Oh, Carrie Fisher

I didn’t know what Star Wars was for a long time, but I’d been watching it. Way back when, when my mom was divorcing my dad she’d take us to his apartment for Saturday visits, but he often couldn’t be bothered to spend much actual time with us. Sometimes this hurt a lot. But it wasn’t all bad, because it was the most free, unsupervised time I ever had. He didn’t care what we did as long as we didn’t wake him up. (she would drop us off at 6 am. He would go back to bed until non or one–at the earliest.)

And he had cable. So I’d watch my Saturday morning cartoons with no worry that my mom would find out and disapprove. Then, after those were over I’d look through his VHS tapes (we did not have VHS at home. Tv and movies were not encouraged at all. I only begrudingly was allowed Saturday morning cartoons, and sometimes I wasn’t allowed to watch certain cartoons, like She-Ra or Jem. Apparently they were ungodly, something I really do not understand as an adult because She-Ra was a hero who helped everyone and Jem and the Holograms ran a freakin’ orphanage.) He didn’t have a lot for kids. There was The Smurfs and The Magic Flute, which I watched almost every week.

And there was this tape that had “From Star Wars to Jedi” an HBO special about the making of Star Wars, Empire Strikes Back and Return of the Jedi. I didn’t actually see Star Wars until it was remastered and released in theaters again. That’s probably why it is my least favorite of the original trilogy. But I watched the making of special almost every week. And I watched Empire occasionally (it was dark and scary and so sad. Darth Vader wasn’t the scary part. Luke finding out that Vader was his father, that the force he’d been fighting this whole time was his blood…that was scary. Being tempted by the dark side was scary. Han being frozen and everyone being upset and sad. That was depressing.)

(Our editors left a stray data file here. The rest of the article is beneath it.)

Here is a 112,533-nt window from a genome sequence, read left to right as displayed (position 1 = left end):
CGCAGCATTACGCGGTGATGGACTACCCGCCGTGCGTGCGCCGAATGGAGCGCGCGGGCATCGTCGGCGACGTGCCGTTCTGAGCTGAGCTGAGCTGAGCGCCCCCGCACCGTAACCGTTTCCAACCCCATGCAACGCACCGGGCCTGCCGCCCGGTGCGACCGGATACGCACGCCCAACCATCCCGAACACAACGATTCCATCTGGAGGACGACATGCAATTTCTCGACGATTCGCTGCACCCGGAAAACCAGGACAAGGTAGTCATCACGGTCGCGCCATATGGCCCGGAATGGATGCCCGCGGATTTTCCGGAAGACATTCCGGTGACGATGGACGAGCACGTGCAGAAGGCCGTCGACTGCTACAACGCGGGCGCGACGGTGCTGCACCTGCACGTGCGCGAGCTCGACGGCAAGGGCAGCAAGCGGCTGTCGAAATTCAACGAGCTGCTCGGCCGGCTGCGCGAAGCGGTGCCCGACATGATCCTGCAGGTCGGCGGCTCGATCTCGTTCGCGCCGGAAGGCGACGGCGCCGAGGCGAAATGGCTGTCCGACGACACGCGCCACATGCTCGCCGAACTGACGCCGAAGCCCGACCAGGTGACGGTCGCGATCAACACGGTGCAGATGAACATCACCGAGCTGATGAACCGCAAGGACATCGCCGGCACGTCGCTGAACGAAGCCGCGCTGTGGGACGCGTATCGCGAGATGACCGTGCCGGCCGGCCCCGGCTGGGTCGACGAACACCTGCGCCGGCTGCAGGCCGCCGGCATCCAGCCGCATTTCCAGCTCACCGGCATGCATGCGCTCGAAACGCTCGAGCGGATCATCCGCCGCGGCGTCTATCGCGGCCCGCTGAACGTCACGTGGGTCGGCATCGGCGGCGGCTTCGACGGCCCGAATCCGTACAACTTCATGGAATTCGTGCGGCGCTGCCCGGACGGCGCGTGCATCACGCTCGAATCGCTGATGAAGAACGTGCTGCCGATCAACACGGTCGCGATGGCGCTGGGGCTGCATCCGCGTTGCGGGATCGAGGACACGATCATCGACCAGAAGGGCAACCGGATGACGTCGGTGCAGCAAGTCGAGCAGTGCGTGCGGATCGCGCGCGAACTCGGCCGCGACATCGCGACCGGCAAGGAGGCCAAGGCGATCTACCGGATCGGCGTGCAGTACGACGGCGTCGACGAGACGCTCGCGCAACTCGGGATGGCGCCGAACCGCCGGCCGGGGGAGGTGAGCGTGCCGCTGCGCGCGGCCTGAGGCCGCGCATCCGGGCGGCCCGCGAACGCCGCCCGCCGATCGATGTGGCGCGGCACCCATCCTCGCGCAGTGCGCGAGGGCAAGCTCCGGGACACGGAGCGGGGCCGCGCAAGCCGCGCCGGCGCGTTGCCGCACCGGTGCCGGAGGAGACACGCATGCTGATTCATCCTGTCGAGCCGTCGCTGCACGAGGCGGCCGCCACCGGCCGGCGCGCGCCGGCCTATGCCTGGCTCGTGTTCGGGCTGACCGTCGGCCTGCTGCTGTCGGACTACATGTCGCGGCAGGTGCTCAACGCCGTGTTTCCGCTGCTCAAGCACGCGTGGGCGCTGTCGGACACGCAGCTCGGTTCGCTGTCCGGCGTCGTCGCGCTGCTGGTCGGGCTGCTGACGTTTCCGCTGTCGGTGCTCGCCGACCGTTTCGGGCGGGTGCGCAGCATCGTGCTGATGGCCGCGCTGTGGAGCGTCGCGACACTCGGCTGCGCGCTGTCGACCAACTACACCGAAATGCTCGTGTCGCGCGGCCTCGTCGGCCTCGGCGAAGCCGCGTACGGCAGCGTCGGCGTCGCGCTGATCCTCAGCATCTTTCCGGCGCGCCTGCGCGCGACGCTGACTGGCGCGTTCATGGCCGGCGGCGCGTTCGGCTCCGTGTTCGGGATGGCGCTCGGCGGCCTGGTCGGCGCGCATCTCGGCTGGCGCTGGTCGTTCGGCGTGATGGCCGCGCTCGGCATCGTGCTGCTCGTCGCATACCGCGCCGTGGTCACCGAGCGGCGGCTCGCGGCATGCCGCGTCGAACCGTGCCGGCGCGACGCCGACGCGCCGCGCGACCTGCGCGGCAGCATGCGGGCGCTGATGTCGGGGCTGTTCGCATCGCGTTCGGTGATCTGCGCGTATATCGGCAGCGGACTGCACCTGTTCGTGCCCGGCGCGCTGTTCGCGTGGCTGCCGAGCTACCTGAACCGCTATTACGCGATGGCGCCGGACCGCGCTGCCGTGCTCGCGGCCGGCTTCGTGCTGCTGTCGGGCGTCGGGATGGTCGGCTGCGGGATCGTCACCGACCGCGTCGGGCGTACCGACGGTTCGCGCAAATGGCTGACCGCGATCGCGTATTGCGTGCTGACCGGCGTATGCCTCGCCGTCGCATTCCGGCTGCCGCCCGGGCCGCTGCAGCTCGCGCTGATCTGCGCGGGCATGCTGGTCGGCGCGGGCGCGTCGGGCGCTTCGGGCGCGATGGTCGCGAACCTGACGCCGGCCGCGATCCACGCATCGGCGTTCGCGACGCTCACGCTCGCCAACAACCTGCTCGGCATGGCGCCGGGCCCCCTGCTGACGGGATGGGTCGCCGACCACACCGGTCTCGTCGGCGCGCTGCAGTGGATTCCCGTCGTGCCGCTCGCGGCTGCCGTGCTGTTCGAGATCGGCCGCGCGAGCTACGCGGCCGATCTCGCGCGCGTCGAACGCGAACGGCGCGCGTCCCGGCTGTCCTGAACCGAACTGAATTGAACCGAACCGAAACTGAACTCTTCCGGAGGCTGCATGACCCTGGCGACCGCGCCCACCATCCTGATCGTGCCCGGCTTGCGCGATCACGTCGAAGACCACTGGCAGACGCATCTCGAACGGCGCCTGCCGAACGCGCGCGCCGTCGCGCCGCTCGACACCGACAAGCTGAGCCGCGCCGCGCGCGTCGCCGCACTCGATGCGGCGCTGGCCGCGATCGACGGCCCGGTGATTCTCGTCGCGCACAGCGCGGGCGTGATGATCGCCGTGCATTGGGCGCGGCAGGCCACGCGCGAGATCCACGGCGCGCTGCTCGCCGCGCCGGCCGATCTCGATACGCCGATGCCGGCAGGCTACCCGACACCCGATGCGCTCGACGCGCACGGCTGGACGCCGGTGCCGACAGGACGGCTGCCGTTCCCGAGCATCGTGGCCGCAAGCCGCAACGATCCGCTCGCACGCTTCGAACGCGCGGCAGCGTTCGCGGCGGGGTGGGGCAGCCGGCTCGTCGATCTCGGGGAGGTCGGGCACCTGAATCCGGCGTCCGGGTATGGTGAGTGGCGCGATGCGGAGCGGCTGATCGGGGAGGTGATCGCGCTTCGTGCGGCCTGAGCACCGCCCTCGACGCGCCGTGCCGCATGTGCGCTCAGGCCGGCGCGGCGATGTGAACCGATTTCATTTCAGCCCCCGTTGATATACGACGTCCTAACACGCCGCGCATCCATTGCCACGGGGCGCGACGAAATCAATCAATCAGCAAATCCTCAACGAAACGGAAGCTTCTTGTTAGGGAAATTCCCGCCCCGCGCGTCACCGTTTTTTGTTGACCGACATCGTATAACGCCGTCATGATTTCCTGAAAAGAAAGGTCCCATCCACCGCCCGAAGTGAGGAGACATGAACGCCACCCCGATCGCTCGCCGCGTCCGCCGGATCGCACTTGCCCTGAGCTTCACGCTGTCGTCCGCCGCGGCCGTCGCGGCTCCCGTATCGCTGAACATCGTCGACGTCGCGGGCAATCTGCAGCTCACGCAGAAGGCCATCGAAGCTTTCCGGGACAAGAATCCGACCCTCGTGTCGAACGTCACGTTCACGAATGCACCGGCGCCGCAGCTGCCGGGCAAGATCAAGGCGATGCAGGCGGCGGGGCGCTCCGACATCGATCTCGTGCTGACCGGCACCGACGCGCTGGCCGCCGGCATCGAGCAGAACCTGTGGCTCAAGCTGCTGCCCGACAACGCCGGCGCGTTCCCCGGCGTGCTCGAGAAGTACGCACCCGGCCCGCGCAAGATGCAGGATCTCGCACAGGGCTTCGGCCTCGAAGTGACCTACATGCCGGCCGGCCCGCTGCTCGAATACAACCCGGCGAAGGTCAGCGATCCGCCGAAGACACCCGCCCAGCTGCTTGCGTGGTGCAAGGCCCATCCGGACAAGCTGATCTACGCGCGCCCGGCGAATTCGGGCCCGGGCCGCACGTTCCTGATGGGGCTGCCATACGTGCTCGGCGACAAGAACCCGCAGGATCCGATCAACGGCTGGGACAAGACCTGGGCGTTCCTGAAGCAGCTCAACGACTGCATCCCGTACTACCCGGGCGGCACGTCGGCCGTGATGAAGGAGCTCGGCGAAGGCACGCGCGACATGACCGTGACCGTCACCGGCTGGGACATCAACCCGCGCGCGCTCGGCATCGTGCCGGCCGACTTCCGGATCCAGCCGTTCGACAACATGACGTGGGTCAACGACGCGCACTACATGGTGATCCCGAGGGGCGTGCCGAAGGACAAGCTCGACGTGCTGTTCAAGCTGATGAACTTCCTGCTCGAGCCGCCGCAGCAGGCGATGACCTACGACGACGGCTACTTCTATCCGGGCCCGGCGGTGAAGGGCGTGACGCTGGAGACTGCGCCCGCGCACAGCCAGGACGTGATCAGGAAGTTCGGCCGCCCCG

But Return was…I adore that movie. Luke finds his footing, his calm center and tries to save Han. But, and I can’t even tell you how much I loved this, Leia was already there, SAVING THE MAN SHE LOVED. Whaaa? Women aren’t supposed to save the men. But she did. She was strong, smart, lovely and didn’t depend on anyone else to get things done. And yeah, she gets captured, but she’s irritated by that, not scared. And, as I’ve said before, the penultimate scene where she kills Jabba, she has been stripped of her weapons, her clothes and he attempted to strip her of her dignity but she never gave in, and in the end killed him with the very chain he tried to contain her with. That was amazingly powerful to me. (Clearly I was not raised to believe in a woman’s independence and agency over her own body and life.)

When I got older, after my mom had died and we were living full time with my dad, those feelings stuck around. I had a complex mental relationship with Leia because while I adored her strength and cleverness, her determination and fierceness, I also struggled with the ideals my mother and extended family had tried to instill in me and felt like I *shouldn’t* be so attracted to Leia (she was another Jem, a She-Ra for sure, and my very literate, always reading mother once threatened to cut up my library card for checking a She-Ra book out of the library, so surely there had to be something very wrong with strong, clever, independent princesses, right?)

Also, there might have been a bit of burgeoning self awareness because I was actually ATTRACTED to Leia as well.  I imagined being Luke, but I wanted to be with Leia.

I got bits and pieces of who Carrie Fisher herself was. But there was always a bit of self distance there, because I WANTED, desperately, to maintain my idolization of her, and I needed her to remain the luminous, beautiful person she was. She was bold, in her personal life. She never seemed to let aging or the crush of reality, or Hollywood culture rule her life. She never obeyed. She was always bold and clever, strong and beautiful.

She was and always will be one of my few lifetime idols.

Rest, well Carrie.


  • |